Thank God, I Went to Cedarville

As I prepare for my final semester at Beeson Divinity School, it strikes me just how well I was prepared for my seminary education by my undergraduate professors at Cedarville University.

All things considered, my time at CU exposed me to the riches of biblical and theological studies, and it left me hungry for more.

College gave me a love for Christ’s gospel and Christ’s Church – which has only increased since I arrived at Beeson.

Plus, I met my wife there! 🙂

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And yet, college also left a bad taste in my mouth.

See, in the year before I graduated, some crazy things went down at my alma mater.

Between my original blogpost and my “final farewell,” I tried to take a pretty active role in the student protests against what was going on at CU.

I’d like to think we made a bit of a difference – perhaps in slowing things down enough to let professors find jobs elsewhere before they got fired. Heck, we even made it into The New York Times. (Although, I will say: I’m embarrassed of the picture they chose for the article.)

However, in the long run, we failed.

Cedarville is now a much different place than when I arrived. What’s more, I became so entangled in the mess that I arrived to seminary with some burn wounds – from a prophetic fire that burnt a bit too hot.

I’m thankful for my time at Cedarville, however.

God has been healing those wounds. Beeson Divinity School and Anglicanism have both been balms to my spirit. And, with the healing has come the realization that I would not be who I am today were it not for my four years in Cedarville, Ohio.

Many of the lessons I learned there were sealed with blood, sweat, and tears – as it were. However, those kinds of lessons are often the most important and enduring.

By God’s grace, I hope to carry forward into my future ministry a combination of prophetic fire and patient faithfulness in the face of injustice and suffering.

Here’s the thing, though: I’m worried about the other members of the “Cedarville Diaspora.”

“Cedarville ex-pats”? Take your pick of terms.

No, not so much the professors who were pushed out. They’ve miraculously landed on their feet, and I’ve witnessed God’s powerful work of redemption through them in their current careers and ministries.

No, I’m talking about the alumni who got burned by fundamentalism and may have already thrown out the Christian baby with the fundamentalist bathwater. Or perhaps they’re seriously considering doing so.

See, God has blessed me with a wonderful seminary and church community in which to grow and heal after Cedarville. Without those things, I don’t know where I’d be after the awful ending to my Christian college experience.

Others, however, may be feeling very lonely and angry right now.

If that’s you, or if you know someone to whom this applies, would you let me know if there’s any way I can help you?

I’ll gladly listen to you vent. I’d love to pray for you specifically, and perhaps to share what I’ve found helpful along the journey.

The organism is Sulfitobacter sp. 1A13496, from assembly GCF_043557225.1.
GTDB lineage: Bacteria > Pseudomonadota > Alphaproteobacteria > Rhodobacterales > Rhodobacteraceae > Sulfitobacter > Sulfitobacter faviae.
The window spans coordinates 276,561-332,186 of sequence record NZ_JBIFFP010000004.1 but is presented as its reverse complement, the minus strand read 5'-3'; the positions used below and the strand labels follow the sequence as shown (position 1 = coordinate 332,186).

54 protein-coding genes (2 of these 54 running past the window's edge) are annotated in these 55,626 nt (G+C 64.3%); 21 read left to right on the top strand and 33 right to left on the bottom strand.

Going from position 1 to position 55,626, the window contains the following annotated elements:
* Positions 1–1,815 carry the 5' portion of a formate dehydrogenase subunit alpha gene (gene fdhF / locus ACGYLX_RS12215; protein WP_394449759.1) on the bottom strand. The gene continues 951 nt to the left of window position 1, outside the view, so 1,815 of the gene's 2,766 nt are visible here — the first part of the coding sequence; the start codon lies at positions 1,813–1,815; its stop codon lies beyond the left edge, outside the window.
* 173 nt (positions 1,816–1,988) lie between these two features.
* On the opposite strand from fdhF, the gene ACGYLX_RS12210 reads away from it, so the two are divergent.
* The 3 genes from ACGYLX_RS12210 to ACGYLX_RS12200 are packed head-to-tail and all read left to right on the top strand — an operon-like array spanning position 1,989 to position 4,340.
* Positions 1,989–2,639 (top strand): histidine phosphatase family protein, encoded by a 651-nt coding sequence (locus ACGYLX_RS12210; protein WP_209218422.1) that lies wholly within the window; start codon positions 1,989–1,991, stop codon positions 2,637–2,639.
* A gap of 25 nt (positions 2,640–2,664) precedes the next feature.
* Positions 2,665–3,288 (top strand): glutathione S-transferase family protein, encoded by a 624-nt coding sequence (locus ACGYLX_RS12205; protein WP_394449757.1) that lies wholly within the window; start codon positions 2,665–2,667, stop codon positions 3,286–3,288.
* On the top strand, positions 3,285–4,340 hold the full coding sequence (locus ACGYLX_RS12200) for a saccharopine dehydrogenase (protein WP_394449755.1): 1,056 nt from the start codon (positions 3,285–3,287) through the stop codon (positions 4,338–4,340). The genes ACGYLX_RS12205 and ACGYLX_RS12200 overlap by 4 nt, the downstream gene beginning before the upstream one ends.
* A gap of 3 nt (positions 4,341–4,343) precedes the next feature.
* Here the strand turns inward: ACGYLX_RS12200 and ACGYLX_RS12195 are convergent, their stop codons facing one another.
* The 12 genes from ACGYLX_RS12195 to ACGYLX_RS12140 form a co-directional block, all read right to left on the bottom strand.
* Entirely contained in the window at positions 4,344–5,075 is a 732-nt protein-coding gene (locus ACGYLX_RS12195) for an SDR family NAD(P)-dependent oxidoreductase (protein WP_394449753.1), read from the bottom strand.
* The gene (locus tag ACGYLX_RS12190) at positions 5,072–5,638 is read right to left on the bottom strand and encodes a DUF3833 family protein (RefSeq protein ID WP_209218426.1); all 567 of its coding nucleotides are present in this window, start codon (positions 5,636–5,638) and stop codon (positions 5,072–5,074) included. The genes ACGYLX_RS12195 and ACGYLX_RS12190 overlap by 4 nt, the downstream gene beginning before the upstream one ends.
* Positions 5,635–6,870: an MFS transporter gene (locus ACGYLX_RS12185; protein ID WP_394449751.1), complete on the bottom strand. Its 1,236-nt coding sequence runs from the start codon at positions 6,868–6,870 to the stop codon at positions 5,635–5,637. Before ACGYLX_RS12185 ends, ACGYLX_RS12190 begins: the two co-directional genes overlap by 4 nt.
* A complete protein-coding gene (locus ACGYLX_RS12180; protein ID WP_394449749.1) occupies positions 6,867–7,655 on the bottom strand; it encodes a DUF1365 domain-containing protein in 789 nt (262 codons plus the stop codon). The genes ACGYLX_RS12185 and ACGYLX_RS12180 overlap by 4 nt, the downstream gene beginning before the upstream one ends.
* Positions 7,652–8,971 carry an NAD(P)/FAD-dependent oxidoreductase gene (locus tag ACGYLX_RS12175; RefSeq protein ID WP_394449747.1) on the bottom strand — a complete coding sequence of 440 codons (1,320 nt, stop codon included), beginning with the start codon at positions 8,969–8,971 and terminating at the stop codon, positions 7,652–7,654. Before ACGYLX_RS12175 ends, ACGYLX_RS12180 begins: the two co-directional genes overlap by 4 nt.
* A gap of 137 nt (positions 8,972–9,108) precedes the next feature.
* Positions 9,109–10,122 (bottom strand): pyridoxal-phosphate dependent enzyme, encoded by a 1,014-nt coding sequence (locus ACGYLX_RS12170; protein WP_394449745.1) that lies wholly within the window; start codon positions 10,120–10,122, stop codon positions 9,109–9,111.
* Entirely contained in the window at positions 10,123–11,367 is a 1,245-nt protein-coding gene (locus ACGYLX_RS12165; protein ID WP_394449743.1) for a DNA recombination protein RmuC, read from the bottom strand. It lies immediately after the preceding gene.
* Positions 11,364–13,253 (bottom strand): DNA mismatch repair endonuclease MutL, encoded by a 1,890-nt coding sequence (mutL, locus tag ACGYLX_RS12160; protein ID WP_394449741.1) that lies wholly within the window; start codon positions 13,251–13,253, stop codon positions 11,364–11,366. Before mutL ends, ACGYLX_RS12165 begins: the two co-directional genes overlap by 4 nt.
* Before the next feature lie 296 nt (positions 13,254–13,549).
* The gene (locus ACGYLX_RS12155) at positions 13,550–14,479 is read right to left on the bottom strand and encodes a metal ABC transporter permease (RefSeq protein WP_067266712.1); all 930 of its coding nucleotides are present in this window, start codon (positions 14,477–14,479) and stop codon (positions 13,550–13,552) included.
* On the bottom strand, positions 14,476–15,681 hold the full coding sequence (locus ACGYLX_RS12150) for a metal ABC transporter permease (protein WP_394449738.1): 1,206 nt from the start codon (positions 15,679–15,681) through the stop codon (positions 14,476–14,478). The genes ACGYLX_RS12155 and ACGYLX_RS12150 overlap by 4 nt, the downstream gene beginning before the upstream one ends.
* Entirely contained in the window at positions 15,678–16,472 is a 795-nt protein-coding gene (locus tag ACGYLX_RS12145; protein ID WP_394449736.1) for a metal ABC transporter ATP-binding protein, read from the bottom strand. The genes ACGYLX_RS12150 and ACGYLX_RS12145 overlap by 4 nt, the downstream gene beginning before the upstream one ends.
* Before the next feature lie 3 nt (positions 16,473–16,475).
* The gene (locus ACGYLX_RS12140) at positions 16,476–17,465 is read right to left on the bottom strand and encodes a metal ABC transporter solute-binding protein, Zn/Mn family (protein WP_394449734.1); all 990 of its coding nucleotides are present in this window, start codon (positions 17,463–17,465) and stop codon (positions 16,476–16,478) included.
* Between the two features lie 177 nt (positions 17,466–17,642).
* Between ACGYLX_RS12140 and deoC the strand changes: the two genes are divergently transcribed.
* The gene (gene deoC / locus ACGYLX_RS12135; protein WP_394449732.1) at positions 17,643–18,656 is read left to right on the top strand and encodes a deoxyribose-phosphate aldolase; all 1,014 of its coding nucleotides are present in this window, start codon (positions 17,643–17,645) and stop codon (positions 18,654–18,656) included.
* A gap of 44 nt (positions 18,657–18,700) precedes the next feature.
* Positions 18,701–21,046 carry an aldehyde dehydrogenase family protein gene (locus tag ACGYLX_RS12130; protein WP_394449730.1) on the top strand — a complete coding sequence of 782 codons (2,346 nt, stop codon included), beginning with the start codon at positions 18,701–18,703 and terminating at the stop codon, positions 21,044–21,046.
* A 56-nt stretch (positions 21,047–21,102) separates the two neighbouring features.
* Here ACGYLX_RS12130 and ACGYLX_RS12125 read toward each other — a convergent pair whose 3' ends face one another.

~Josh (@joshuapsteele)

Statements of Faith

Ran across these thoughts from Roger Olson. Too good not to re-post: 

“Churches and other Christian organizations should not rely on written statements of faith but should ask potential employees and community members to offer their own faith statements (by which I mean doctrinal statements). In other words, rather than putting a written statement in front of them and asking them to sign it or swear allegiance to it, they should ask them to produce their own statements of belief about God, Jesus, the Bible, etc. And then they should examine them and determine whether the person belongs among them. I hope that would be done generously.

“Whenever I look at a statement of faith someone else wrote, I find a word or phrase or sentence or paragraph I’m not sure about. I might or might not believe it. Often it’s a matter of terminology. There’s no “one size fits all” detailed statement of faith. And too often such statements of faith (that pretend to be one size fits all) are poorly written, sloppy, vague and include paragraphs someone insisted on sometime in the past that are tangential to the gospel (at best).

“Now, I do think it’s fine for a Christian organization (church, college, seminary, mission agency, etc.) to have a written statement of faith as a CONSENSUS STATEMENT only. “This is what our community generally believes to be true.” But I’m opposed to requiring individuals to sign them. In place of that, I suggest individuals wishing to join (be hired, become members, whatever) be given the opportunity to write out their own doctrines. Then there should be a trusted group (deacons, elders, pastoral staff, committee, whatever) who looks at it and decides if the person’s beliefs are sufficiently consistent with the organization’s ethos.

“So, I always have my statement of faith ready for that purpose and for anyone who wants to see it. It’s not at all private; it’s my faith declaration to the world. “This is what I believe” as an evangelical Christian. Of course, I believe much more, but these are the beliefs that matter. If someone wants me to write down something else and sign it, I probably don’t want to belong to that community. This is sufficient.”

Any thoughts? 

Read Olson’s entire post here